weaknesses questions

‘What is your greatest weakness?’

Why are recruiters asking this?

No one is perfect. If you’re not aware of things you need to improve, then you don’t seem self-aware or honest. Everyone has strengths and weaknesses. But you can strike a balance in responding to this type of question.

So what can’t you say?

  • “I’m a perfectionist” is unoriginal and cliché. Instead you can say “I sometimes focus on small details instead of long-term goals.”
  • “I work too hard” has a similar feel – seems like you’re trying to please and it’s hard to describe. Instead you can describe how you’re trying to use technology to work more efficiently (for example automatically scheduling meetings).

Don’t try to be overly clever and dodge the question by listing something that you think the interviewer might be impressed with. They have heard just about every answer in the book.

Try to be honest about one of your flaws without making it sound like it will prevent you from doing your work. This way, if you end up getting the job, they will expect the weakness that you mentioned in the interview and most likely be a bit more forgiving.

Additionally, it is also a good idea to mention that you are working on improving your weaknesses. This not only emphasizes your self-awareness, but it discreetly highlights your ability to see problems and take action to solve them.

In any instance be sure to tell a story and try to quantify your answer where possible. One person’s view of “too long” or “too much” is another person’s “too little” and “too short”!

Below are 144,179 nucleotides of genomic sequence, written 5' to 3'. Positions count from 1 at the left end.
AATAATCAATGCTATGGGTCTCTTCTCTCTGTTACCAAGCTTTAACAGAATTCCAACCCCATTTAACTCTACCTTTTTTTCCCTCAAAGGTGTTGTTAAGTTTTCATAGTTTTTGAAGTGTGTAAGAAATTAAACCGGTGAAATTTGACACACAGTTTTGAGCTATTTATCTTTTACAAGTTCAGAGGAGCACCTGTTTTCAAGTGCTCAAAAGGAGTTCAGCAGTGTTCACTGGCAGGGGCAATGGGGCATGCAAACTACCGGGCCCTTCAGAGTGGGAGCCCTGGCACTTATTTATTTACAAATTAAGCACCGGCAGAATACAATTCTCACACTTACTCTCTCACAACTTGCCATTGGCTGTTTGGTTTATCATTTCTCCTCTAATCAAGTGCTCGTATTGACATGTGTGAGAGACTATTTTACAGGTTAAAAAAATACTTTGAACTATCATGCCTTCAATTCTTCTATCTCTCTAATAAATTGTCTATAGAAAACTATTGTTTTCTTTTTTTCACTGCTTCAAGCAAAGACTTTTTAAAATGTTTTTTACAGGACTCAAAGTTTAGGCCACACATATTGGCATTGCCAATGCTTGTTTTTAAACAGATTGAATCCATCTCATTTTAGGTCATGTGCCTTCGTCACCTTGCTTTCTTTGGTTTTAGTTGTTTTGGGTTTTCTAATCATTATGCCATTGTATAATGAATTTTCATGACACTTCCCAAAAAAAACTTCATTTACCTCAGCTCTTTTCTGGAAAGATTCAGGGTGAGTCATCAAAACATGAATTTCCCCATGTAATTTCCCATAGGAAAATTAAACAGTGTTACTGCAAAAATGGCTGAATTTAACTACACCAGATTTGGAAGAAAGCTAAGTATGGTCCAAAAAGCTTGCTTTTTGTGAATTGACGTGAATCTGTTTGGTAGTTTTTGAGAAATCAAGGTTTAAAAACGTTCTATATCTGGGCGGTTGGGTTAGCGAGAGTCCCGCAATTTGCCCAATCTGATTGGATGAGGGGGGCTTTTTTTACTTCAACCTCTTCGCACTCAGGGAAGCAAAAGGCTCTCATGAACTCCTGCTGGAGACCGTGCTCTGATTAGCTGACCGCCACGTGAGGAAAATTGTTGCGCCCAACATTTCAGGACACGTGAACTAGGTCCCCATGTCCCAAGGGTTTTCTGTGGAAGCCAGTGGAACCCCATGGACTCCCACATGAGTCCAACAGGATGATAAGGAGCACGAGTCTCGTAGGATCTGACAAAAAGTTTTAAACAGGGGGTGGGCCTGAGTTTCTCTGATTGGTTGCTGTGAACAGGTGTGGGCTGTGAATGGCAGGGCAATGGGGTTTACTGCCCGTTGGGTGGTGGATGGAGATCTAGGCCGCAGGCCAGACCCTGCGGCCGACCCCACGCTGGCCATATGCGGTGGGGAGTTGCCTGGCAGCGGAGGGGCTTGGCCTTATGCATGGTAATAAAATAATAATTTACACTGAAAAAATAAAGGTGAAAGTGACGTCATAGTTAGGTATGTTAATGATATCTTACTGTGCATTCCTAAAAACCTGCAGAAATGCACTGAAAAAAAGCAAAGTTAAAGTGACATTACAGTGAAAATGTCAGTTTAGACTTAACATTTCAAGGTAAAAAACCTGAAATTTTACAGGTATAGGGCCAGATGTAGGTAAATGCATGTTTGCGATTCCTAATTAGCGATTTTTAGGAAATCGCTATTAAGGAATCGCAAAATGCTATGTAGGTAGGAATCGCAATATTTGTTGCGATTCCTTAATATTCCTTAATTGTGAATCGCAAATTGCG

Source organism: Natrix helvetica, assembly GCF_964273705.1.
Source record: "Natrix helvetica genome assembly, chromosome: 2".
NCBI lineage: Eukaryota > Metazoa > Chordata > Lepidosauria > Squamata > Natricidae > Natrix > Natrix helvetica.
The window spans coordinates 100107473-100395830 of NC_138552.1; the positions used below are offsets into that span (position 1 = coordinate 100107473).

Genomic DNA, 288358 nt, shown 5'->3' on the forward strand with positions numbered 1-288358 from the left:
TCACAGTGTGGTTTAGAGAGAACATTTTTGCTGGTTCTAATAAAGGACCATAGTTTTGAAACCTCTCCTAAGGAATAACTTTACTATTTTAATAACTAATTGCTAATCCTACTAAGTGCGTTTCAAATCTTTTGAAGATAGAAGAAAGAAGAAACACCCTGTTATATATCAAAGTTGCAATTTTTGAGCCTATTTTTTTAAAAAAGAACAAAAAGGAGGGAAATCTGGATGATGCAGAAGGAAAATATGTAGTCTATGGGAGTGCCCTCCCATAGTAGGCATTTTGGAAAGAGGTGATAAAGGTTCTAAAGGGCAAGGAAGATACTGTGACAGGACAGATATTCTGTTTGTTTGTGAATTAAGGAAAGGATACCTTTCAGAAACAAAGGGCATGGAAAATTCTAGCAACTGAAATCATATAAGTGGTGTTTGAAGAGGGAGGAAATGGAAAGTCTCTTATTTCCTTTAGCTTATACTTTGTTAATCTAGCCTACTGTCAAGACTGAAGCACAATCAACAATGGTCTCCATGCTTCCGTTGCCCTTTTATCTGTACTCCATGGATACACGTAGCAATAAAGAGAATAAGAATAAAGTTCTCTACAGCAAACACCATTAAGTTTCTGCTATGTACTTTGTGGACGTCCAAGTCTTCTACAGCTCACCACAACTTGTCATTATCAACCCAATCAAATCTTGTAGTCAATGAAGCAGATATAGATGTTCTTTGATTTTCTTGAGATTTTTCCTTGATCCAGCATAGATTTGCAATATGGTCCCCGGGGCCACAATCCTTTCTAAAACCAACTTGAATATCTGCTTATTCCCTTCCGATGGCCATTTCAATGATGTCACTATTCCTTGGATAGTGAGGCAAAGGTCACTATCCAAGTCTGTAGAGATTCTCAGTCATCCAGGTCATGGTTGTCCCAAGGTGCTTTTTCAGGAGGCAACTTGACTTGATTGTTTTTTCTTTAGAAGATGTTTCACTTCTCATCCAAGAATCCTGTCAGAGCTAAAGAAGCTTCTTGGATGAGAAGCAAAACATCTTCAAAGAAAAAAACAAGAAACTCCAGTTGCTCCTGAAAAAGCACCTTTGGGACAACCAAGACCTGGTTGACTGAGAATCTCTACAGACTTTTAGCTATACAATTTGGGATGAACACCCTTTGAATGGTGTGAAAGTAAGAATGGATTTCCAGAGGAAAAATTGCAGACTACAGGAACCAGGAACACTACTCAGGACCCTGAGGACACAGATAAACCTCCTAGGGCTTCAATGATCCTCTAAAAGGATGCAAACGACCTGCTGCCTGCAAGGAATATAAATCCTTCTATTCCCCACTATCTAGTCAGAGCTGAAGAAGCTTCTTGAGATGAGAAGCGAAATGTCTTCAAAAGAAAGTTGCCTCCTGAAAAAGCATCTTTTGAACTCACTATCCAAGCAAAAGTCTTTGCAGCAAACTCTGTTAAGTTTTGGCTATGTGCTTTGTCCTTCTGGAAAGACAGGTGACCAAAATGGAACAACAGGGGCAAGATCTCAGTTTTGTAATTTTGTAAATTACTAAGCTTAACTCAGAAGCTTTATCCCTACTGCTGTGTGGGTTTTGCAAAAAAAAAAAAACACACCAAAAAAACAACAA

Checklist for a great answer 

  • Tell a relatable story
  • Explain your approach to fix it
  • 2 to 3 minutes long
  • STAR Method

Examples

In my first role as a manager of a sales team, I was responsible for a team of 3 people who were all around my same age. In addition to this role, I was continuing to manage my own accounts. Doing both seemed stressful, and I had previously received feedback that I could improve my time management.

 

I was happy to be promoted to manager, but unsure of how to establish the relationship among my former colleagues and manage my own time so I wasn’t working excessive hours (usually 60+ hours per week).


I decided to set 2 check-in meetings with my team each week. With a fixed appointment, I didn’t feel like a micromanager, and my team could also anticipate these times to bring forward issues. Ultimately it is a more efficient use of everyone’s time and helped me to transition into the role as manager.

Other similar questions

  • What are your weaknesses?
  • What are three things your former manager would like you to improve on?
  • What is your least favorite thing about yourself?
  • Why shouldn’t we hire you?

How do I get better at these questions?

PRACTICE! PRACTICE! PRACTICE! 

The illustrious economist and statistician EF Schumacher once said: “An ounce of practice is generally worth more than a ton of theory.” We at Mockmate strongly believe in exactly this, which is why we created our AI-powered job interview simulator.  Now is the time to stop reading blog posts and watching YouTube videos, and begin to perfect your interview skills by actually doing it! Start giving yourself an edge here!

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